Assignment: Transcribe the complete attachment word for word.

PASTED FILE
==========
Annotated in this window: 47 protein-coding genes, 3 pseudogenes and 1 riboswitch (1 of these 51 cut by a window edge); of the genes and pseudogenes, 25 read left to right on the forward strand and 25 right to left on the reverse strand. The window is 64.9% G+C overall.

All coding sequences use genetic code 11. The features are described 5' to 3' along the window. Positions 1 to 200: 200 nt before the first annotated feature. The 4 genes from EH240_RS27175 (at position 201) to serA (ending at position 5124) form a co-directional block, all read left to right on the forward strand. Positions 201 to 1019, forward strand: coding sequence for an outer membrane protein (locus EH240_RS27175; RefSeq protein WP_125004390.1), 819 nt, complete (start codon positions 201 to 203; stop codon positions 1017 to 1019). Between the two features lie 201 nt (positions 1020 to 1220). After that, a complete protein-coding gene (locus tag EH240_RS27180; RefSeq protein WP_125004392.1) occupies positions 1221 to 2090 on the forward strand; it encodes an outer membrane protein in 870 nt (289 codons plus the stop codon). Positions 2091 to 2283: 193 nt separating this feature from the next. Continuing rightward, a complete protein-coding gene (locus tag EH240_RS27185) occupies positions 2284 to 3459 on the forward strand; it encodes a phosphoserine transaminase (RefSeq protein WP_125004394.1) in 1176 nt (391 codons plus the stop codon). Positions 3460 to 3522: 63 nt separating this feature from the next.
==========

Annotated in this window: 47 protein-coding genes, 3 pseudogenes and 1 riboswitch (1 of these 51 cut by a window edge); of the genes and pseudogenes, 25 read left to right on the forward strand and 25 right to left on the reverse strand. The window is 64.9% G+C overall.

All coding sequences use genetic code 11. The features are described 5' to 3' along the window. Positions 1 to 200: 200 nt before the first annotated feature. The 4 genes from EH240_RS27175 (at position 201) to serA (ending at position 5124) form a co-directional block, all read left to right on the forward strand. Positions 201 to 1019, forward strand: coding sequence for an outer membrane protein (locus EH240_RS27175; RefSeq protein WP_125004390.1), 819 nt, complete (start codon positions 201 to 203; stop codon positions 1017 to 1019). Between the two features lie 201 nt (positions 1020 to 1220). After that, a complete protein-coding gene (locus tag EH240_RS27180; RefSeq protein WP_125004392.1) occupies positions 1221 to 2090 on the forward strand; it encodes an outer membrane protein in 870 nt (289 codons plus the stop codon). Positions 2091 to 2283: 193 nt separating this feature from the next. Continuing rightward, a complete protein-coding gene (locus tag EH240_RS27185) occupies positions 2284 to 3459 on the forward strand; it encodes a phosphoserine transaminase (RefSeq protein WP_125004394.1) in 1176 nt (391 codons plus the stop codon). Positions 3460 to 3522: 63 nt separating this feature from the next.